SF.VariableDeclarator(
                SF.Identifier( "list" ),
                null,
                SF.EqualsValueClause( 
                    SF.ObjectCreationExpression(
                        SF.Token( SyntaxKind.NewKeyword ),
                        SF.GenericName( 
                            SF.Identifier( "List" ), 
                            SF.TypeArgumentList( 
                                SF.SeparatedList<TypeSyntax>( new [] { SF.PredefinedType( SF.Token( SyntaxKind.StringKeyword ) ) } ) 
                            ) 
                        ),
                        SF.ArgumentList( SF.SeparatedList<ArgumentSyntax>( new ArgumentSyntax[0] ) ),
                        null
                    )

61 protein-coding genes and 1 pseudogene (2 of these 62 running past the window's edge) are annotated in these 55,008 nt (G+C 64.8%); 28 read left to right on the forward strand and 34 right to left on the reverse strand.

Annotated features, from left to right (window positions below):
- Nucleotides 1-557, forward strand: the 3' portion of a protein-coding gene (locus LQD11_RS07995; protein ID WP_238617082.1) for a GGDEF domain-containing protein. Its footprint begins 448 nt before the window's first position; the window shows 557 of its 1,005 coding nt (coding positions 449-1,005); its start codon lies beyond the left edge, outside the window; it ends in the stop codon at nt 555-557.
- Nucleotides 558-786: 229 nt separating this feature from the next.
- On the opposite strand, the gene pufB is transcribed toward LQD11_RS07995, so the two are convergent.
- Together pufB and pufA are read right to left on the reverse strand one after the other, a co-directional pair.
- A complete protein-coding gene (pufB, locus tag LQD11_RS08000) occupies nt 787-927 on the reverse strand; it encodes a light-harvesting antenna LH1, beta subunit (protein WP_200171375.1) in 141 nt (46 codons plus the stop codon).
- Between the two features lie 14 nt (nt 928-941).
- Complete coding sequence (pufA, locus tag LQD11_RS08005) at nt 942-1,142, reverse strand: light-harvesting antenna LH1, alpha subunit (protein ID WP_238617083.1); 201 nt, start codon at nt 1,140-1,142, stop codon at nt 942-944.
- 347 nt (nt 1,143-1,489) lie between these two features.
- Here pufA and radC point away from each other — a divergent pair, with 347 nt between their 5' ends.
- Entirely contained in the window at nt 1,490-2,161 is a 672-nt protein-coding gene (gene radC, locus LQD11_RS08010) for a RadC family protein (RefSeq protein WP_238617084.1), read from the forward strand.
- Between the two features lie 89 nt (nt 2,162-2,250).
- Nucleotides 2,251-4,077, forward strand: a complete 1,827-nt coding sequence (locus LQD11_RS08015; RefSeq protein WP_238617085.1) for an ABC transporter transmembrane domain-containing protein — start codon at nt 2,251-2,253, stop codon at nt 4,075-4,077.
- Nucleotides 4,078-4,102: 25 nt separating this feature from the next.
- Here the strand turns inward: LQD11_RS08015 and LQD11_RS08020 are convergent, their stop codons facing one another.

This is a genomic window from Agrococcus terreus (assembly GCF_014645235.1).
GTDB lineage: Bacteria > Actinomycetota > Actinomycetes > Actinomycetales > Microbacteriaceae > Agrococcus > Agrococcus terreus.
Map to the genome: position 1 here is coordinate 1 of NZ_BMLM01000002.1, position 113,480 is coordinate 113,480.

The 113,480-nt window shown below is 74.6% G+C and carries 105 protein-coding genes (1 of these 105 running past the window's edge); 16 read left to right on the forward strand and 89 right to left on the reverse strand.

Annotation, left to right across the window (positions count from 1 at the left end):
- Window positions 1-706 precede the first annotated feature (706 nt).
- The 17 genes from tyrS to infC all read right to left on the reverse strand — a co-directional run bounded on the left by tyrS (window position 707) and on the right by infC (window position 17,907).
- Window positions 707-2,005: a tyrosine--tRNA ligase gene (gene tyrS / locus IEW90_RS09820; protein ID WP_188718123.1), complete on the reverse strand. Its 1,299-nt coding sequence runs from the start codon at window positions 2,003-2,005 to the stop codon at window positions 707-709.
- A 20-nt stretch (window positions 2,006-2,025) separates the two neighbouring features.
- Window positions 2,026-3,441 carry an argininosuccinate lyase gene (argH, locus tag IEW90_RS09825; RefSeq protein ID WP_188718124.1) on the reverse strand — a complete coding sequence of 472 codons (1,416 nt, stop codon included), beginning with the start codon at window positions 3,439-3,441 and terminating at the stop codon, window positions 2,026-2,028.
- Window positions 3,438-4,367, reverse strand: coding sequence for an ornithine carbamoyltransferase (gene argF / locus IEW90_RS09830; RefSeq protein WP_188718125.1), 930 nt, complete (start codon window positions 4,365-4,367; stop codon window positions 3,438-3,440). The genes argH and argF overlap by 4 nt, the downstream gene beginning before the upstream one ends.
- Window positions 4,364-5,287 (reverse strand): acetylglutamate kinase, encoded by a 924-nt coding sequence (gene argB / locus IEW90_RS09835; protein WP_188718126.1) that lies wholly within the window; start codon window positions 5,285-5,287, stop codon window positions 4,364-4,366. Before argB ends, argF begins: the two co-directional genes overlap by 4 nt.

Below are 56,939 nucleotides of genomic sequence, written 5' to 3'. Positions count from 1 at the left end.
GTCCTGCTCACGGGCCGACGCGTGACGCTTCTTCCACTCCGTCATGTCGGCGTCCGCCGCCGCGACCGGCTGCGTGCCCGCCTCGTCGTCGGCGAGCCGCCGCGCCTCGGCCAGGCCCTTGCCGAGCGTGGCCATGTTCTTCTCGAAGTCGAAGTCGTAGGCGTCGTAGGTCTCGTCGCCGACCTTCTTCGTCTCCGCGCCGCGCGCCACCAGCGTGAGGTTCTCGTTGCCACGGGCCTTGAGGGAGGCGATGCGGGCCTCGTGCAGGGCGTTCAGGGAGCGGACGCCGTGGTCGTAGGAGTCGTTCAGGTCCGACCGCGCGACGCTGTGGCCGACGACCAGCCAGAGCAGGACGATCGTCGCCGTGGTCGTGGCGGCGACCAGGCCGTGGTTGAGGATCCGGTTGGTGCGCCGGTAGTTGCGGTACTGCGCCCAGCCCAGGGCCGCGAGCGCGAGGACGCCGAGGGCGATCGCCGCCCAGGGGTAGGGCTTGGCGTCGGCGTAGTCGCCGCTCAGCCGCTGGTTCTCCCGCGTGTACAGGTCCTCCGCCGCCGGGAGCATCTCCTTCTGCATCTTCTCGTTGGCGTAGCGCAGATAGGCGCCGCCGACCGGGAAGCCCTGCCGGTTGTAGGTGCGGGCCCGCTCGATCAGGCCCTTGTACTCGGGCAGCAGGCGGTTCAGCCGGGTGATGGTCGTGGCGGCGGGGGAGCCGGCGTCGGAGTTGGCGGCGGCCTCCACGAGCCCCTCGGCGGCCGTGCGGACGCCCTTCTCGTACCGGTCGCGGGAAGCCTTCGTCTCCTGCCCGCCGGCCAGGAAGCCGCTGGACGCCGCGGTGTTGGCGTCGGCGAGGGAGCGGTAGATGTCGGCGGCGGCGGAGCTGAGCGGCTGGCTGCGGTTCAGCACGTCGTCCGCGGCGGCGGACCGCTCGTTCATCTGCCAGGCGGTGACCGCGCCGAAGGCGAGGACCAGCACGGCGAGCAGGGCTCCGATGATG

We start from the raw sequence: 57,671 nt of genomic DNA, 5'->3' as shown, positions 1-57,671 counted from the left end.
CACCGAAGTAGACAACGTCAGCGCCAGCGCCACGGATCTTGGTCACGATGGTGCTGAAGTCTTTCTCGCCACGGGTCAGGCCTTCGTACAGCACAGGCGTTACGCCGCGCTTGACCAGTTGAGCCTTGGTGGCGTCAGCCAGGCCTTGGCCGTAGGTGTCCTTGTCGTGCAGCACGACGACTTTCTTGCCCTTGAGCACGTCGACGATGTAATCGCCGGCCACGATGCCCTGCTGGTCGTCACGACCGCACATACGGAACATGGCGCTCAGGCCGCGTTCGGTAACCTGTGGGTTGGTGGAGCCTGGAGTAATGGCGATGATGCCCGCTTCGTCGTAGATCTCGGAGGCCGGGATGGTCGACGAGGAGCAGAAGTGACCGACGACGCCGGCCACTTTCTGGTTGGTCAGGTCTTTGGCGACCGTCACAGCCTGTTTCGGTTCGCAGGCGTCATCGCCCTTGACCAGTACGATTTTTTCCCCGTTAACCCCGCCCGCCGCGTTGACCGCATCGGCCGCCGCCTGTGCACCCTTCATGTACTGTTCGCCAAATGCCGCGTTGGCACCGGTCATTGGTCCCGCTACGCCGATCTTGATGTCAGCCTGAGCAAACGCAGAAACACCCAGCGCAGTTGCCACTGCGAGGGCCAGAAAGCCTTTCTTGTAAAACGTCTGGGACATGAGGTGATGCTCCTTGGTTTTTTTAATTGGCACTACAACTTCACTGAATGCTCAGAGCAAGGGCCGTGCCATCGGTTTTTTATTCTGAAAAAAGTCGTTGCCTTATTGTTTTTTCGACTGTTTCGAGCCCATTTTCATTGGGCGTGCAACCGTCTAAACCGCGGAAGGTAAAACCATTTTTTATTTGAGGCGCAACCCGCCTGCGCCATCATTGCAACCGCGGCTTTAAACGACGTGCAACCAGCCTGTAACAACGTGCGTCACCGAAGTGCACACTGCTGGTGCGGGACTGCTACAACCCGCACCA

)
            )
        } )
    )
);

And this our “foreach”:

ForEachStatementSyntax forEachStatement = SF.ForEachStatement(
    SF.PredefinedType( SF.Token( SyntaxKind.StringKeyword ) ),
    SF.Identifier( "item" ),
    SF.IdentifierName( "list" ),
    SF.Block()
);

Adding both to a method:

MethodDeclarationSyntax method = SF.MethodDeclaration(
    SF.PredefinedType( SF.Token( SyntaxKind.VoidKeyword ) ),
    "MyMethod"
    )
    .AddModifiers( SF.Token( SyntaxKind.PublicKeyword ) )
    .AddBodyStatements( 
        listDeclaration,
        forEachStatement
    );

Will get you this:

public void MyMethod() {
    IList<string> list = new List<string>();
    foreach (string item in list) {
    }
}

while loops

This is one of the more straightforward ones.
This:

MethodDeclarationSyntax method = SF.MethodDeclaration(
    SF.PredefinedType( SF.Token( SyntaxKind.VoidKeyword ) ),
    "MyMethod"
    )
    .AddModifiers( SF.Token( SyntaxKind.PublicKeyword ) )